Kubernetes Monitoring With Prometheus – DZone Cloud

Kubernetes monitoring is the process of gathering metrics from the Kubernetes clusters you operate to identify critical events and ensure that all hardware, software, and applications are operating as expected. Monitoring is essential to provide insight into cluster health, resource consumption, and workload performance. With the right monitoring, errors that occur in any layer of the stack can be quickly identified and corrected.

There are many Kubernetes monitoring tools, including open-source tools like Prometheus and the ELK Stack as well as commercial tools including Datadog, Cloudwatch, and New Relic

Of the open-source Kubernetes monitoring tools, Prometheus is among the most popular and widely used. This article discusses the use of Prometheus to monitor Kubernetes and Kubernetes applications. 

What Is Prometheus?

Prometheus is an open-source event monitoring and alerting tool that was originally developed at SoundCloud starting in 2012, inspired by the Borgmon tool used at Google. Prometheus has been a Cloud Native Computing Foundation (CNCF) project since 2016; it was the second hosted project after Kubernetes. While this article discusses Prometheus in the context of Kubernetes monitoring, it can satisfy a wide variety of monitoring needs.

Prometheus collects and stores the metrics you specify as time series data. Metrics can be analyzed to understand the operational state of your cluster and its components.

An important focus of Prometheus is reliability. This helps ensure that Prometheus remains accessible if other things are misbehaving in your environment. Each Prometheus server is stand-alone. A local time series database makes it independent from remote storage or other remote services. This makes it useful for rapidly identifying issues and receiving real-time feedback on system performance for the clusters and apps being monitored.

The main components of Prometheus, including the Prometheus server and the Alertmanager, are shown in the figure below. Prometheus also provides a Pushgateway, which allows short-lived and batch jobs to be monitored. The Prometheus client library supports instrumenting application code. A powerful query language (PromQL) makes it possible to easily query Prometheus and drill down to understand what’s happening. While Prometheus offers a web UI, it is often used in combination with Grafana for more flexible visualization.

15953511 prometheus io graphic


One of the things that contributes to the popularity of Prometheus is that many integrations exist, including integrations with various languages, databases, and other monitoring and logging tools. This gives you the flexibility to continue to use the tools and skills you already have.

Planning a Prometheus Deployment

A successful Prometheus deployment requires some up-front planning. First, it’s critical to keep track of who is accessing your clusters and what they are doing so changes can be monitored and rolled back if necessary. You also need to carefully consider what cluster and application metrics you need to collect to help you identify and remediate issues, and what additional visualization tools (if any) you will use to make sense of the data you collect.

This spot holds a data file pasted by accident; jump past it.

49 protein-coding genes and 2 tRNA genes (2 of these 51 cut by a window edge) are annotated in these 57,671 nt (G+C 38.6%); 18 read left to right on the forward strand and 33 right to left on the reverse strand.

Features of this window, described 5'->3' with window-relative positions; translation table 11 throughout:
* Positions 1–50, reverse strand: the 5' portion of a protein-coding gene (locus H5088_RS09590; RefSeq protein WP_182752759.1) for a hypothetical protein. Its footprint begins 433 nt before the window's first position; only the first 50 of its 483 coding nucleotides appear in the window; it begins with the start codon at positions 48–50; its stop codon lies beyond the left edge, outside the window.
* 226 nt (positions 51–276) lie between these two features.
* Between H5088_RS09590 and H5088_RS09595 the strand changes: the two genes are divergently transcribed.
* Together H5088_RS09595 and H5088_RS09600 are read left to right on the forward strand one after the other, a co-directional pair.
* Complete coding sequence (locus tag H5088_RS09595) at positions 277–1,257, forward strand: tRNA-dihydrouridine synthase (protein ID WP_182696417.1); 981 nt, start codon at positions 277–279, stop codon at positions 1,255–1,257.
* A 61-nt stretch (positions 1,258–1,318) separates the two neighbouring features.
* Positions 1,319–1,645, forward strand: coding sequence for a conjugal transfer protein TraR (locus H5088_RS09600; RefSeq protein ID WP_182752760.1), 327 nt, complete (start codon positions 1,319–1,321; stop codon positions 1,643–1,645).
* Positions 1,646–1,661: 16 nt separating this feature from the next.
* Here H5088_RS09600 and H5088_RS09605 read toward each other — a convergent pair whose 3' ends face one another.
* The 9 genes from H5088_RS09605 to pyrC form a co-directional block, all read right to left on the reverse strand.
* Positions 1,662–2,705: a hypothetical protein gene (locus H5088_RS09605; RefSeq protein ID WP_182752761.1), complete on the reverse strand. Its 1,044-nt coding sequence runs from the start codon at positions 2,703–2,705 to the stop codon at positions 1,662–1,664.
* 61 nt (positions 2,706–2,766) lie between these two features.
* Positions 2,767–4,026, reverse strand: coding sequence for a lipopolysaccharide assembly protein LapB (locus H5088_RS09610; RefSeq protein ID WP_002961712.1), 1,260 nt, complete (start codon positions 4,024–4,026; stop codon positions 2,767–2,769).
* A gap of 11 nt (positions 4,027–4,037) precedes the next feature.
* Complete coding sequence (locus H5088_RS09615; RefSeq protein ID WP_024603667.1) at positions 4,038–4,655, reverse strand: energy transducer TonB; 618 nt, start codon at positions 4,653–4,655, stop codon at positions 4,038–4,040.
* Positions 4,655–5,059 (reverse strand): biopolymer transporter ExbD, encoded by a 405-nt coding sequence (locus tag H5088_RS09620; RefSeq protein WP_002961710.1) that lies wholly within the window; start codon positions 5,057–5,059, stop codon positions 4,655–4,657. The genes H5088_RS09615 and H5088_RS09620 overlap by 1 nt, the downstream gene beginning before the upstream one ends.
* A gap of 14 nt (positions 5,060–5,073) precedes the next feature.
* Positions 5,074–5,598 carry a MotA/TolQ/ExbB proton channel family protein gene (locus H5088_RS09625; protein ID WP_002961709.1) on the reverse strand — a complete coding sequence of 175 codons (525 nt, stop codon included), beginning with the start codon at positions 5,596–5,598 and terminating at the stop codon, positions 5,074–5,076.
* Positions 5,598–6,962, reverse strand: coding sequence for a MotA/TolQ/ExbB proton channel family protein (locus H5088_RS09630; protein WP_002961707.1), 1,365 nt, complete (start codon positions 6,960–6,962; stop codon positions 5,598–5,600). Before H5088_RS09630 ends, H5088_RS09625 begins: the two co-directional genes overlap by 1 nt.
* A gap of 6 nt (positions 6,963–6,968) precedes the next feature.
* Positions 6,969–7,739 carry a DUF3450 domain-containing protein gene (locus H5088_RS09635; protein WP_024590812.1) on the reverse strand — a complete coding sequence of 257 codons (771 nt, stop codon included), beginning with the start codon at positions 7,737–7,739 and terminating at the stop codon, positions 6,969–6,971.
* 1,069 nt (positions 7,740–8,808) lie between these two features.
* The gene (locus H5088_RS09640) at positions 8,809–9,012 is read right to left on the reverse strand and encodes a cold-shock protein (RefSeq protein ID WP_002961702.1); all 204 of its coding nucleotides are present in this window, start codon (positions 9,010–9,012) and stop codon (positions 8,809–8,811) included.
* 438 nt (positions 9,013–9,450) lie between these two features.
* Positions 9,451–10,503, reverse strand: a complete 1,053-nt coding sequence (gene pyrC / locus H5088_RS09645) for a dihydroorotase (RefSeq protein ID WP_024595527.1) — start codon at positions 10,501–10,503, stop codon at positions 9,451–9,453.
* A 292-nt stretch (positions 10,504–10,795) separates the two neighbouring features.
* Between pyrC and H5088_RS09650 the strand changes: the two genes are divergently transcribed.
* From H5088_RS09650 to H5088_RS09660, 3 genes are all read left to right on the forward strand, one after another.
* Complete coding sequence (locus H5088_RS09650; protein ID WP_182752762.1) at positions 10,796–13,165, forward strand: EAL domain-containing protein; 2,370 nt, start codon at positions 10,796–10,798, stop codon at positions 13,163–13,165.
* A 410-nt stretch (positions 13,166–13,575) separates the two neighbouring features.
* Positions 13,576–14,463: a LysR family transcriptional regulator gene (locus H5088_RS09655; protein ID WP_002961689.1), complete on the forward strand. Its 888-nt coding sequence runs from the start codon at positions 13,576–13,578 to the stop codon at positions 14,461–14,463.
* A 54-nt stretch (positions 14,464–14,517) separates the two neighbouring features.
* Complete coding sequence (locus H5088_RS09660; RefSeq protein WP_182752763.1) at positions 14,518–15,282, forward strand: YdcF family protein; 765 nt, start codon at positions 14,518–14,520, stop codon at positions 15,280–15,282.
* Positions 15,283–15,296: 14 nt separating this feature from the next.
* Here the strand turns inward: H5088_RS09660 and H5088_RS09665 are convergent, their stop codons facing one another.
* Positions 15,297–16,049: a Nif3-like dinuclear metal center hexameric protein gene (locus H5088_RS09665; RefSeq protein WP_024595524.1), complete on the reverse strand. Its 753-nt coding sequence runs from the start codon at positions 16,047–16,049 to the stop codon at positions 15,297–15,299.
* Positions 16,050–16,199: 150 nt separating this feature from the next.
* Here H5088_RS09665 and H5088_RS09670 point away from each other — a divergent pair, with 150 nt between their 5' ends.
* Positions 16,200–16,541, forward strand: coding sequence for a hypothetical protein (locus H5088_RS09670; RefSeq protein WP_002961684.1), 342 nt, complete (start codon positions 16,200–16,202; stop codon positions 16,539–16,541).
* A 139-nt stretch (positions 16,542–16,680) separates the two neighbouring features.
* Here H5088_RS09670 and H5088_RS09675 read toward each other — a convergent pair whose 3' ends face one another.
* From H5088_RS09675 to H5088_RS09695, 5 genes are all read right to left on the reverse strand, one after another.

Prometheus uses storage efficiently but gathering metrics that don’t add value will consume storage and cost you money. As your deployments become multi-cluster and multi-cloud, it becomes important to balance the value of metrics retained against storage costs. As noted above, Prometheus likes to store metrics locally. Consider and budget for remote storage for longer-term retention if needed.

If you’re going to use Prometheus to monitor in-house Kubernetes applications, you will likely need to develop one or more agents to provide the proper instrumentation. Make sure the output from the agent makes sense to the people who will receive the alerts.

Prometheus Challenges With Large Kubernetes Fleets

The standalone design of Prometheus introduces a certain amount of complexity, especially as your Kubernetes fleet grows to include many clusters — potentially running different Kubernetes distributions in different cloud environments. A large operation with many clusters can easily exceed the capabilities of a single Prometheus server and its associated storage. That means you must either reduce the number of metrics you’re collecting or scale the number of Prometheus servers.

There are several ways to scale your Prometheus backend. Prometheus servers have the ability to scrape data from other Prometheus servers, so you can federate servers. Prometheus supports either a hierarchical or federated model. These approaches require careful planning and add complexity, especially as your operations continue to scale.

Prometheus also provides a way to integrate with remote storage locations through an API that allows writing and reading metrics using a remote URL. This enables you to get all your data in one place, but you’ll need additional tooling to take advantage of that aggregated data. Many organizations add Thanos or Cortex to their toolsets to aggregate data and provide long-term storage and a global view.

While these hurdles aren’t insurmountable, it’s important to think about the additional planning and ongoing management that will be required. Because of the complexity of monitoring large Kubernetes environments, many organizations prefer monitoring as a service.

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